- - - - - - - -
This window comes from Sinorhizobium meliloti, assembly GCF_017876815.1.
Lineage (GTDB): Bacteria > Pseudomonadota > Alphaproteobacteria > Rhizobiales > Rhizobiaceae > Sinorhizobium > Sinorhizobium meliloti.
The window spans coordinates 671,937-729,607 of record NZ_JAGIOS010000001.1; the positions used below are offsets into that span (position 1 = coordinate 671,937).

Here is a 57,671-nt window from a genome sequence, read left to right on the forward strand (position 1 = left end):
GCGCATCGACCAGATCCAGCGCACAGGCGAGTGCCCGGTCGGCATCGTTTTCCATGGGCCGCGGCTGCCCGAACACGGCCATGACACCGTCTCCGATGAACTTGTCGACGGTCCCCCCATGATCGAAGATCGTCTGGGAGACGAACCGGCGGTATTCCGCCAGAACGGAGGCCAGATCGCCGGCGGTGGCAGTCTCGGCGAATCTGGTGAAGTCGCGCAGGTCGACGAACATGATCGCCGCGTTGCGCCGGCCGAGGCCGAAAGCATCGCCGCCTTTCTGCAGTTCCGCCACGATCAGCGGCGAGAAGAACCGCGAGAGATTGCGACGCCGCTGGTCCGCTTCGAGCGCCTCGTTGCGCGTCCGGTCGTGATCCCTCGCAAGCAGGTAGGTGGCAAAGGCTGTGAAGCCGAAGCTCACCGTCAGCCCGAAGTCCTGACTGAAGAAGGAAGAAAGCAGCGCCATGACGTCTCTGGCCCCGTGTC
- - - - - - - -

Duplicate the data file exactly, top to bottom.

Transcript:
This window comes from Sinorhizobium meliloti, assembly GCF_017876815.1.
Lineage (GTDB): Bacteria > Pseudomonadota > Alphaproteobacteria > Rhizobiales > Rhizobiaceae > Sinorhizobium > Sinorhizobium meliloti.
The window spans coordinates 671,937-729,607 of record NZ_JAGIOS010000001.1; the positions used below are offsets into that span (position 1 = coordinate 671,937).

Here is a 57,671-nt window from a genome sequence, read left to right on the forward strand (position 1 = left end):
GCGCATCGACCAGATCCAGCGCACAGGCGAGTGCCCGGTCGGCATCGTTTTCCATGGGCCGCGGCTGCCCGAACACGGCCATGACACCGTCTCCGATGAACTTGTCGACGGTCCCCCCATGATCGAAGATCGTCTGGGAGACGAACCGGCGGTATTCCGCCAGAACGGAGGCCAGATCGCCGGCGGTGGCAGTCTCGGCGAATCTGGTGAAGTCGCGCAGGTCGACGAACATGATCGCCGCGTTGCGCCGGCCGAGGCCGAAAGCATCGCCGCCTTTCTGCAGTTCCGCCACGATCAGCGGCGAGAAGAACCGCGAGAGATTGCGACGCCGCTGGTCCGCTTCGAGCGCCTCGTTGCGCGTCCGGTCGTGATCCCTCGCAAGCAGGTAGGTGGCAAAGGCTGTGAAGCCGAAGCTCACCGTCAGCCCGAAGTCCTGACTGAAGAAGGAAGAAAGCAGCGCCATGACGTCTCTGGCCCCGTGTC